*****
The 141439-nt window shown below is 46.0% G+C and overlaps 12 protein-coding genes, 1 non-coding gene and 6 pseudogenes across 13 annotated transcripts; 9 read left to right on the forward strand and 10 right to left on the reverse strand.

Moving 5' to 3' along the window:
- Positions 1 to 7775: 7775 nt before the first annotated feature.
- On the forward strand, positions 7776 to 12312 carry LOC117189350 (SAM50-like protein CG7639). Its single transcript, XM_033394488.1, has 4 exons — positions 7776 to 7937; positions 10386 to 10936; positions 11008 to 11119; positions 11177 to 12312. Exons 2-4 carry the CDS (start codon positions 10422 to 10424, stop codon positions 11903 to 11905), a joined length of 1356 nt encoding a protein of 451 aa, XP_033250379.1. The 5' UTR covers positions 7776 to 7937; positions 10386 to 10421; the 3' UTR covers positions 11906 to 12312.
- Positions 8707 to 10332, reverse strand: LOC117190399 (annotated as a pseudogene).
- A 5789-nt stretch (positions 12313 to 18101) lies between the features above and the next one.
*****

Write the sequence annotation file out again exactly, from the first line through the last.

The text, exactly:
The 141439-nt window shown below is 46.0% G+C and overlaps 12 protein-coding genes, 1 non-coding gene and 6 pseudogenes across 13 annotated transcripts; 9 read left to right on the forward strand and 10 right to left on the reverse strand.

Moving 5' to 3' along the window:
- Positions 1 to 7775: 7775 nt before the first annotated feature.
- On the forward strand, positions 7776 to 12312 carry LOC117189350 (SAM50-like protein CG7639). Its single transcript, XM_033394488.1, has 4 exons — positions 7776 to 7937; positions 10386 to 10936; positions 11008 to 11119; positions 11177 to 12312. Exons 2-4 carry the CDS (start codon positions 10422 to 10424, stop codon positions 11903 to 11905), a joined length of 1356 nt encoding a protein of 451 aa, XP_033250379.1. The 5' UTR covers positions 7776 to 7937; positions 10386 to 10421; the 3' UTR covers positions 11906 to 12312.
- Positions 8707 to 10332, reverse strand: LOC117190399 (annotated as a pseudogene).
- A 5789-nt stretch (positions 12313 to 18101) lies between the features above and the next one.